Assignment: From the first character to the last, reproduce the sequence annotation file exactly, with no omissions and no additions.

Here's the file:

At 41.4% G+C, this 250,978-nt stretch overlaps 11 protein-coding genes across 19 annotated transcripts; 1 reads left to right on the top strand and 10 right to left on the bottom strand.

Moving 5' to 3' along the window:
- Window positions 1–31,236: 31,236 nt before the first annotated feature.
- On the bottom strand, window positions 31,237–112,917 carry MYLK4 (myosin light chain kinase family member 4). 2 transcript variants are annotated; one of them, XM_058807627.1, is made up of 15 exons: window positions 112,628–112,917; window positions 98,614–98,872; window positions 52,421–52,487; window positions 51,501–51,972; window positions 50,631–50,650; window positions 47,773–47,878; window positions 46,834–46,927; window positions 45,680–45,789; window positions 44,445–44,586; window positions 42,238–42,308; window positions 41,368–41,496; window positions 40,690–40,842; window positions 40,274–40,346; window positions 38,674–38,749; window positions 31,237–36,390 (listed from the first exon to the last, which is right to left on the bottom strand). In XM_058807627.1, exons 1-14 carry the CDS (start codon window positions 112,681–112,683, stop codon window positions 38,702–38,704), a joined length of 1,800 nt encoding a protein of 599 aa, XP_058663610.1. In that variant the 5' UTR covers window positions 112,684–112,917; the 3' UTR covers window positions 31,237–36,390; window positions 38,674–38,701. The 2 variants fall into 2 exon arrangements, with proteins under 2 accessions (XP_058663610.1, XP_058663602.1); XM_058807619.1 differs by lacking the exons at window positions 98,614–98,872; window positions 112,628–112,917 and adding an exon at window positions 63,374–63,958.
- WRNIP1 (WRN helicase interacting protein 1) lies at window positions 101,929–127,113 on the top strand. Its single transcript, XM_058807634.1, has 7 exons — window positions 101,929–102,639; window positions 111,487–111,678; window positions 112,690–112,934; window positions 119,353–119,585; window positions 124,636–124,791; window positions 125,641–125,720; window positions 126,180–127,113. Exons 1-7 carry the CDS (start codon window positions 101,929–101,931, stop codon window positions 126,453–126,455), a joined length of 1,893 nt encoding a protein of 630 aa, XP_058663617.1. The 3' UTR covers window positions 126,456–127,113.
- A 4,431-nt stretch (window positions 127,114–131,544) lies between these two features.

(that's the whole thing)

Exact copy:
At 41.4% G+C, this 250,978-nt stretch overlaps 11 protein-coding genes across 19 annotated transcripts; 1 reads left to right on the top strand and 10 right to left on the bottom strand.

Moving 5' to 3' along the window:
- Window positions 1–31,236: 31,236 nt before the first annotated feature.
- On the bottom strand, window positions 31,237–112,917 carry MYLK4 (myosin light chain kinase family member 4). 2 transcript variants are annotated; one of them, XM_058807627.1, is made up of 15 exons: window positions 112,628–112,917; window positions 98,614–98,872; window positions 52,421–52,487; window positions 51,501–51,972; window positions 50,631–50,650; window positions 47,773–47,878; window positions 46,834–46,927; window positions 45,680–45,789; window positions 44,445–44,586; window positions 42,238–42,308; window positions 41,368–41,496; window positions 40,690–40,842; window positions 40,274–40,346; window positions 38,674–38,749; window positions 31,237–36,390 (listed from the first exon to the last, which is right to left on the bottom strand). In XM_058807627.1, exons 1-14 carry the CDS (start codon window positions 112,681–112,683, stop codon window positions 38,702–38,704), a joined length of 1,800 nt encoding a protein of 599 aa, XP_058663610.1. In that variant the 5' UTR covers window positions 112,684–112,917; the 3' UTR covers window positions 31,237–36,390; window positions 38,674–38,701. The 2 variants fall into 2 exon arrangements, with proteins under 2 accessions (XP_058663610.1, XP_058663602.1); XM_058807619.1 differs by lacking the exons at window positions 98,614–98,872; window positions 112,628–112,917 and adding an exon at window positions 63,374–63,958.
- WRNIP1 (WRN helicase interacting protein 1) lies at window positions 101,929–127,113 on the top strand. Its single transcript, XM_058807634.1, has 7 exons — window positions 101,929–102,639; window positions 111,487–111,678; window positions 112,690–112,934; window positions 119,353–119,585; window positions 124,636–124,791; window positions 125,641–125,720; window positions 126,180–127,113. Exons 1-7 carry the CDS (start codon window positions 101,929–101,931, stop codon window positions 126,453–126,455), a joined length of 1,893 nt encoding a protein of 630 aa, XP_058663617.1. The 3' UTR covers window positions 126,456–127,113.
- A 4,431-nt stretch (window positions 127,114–131,544) lies between these two features.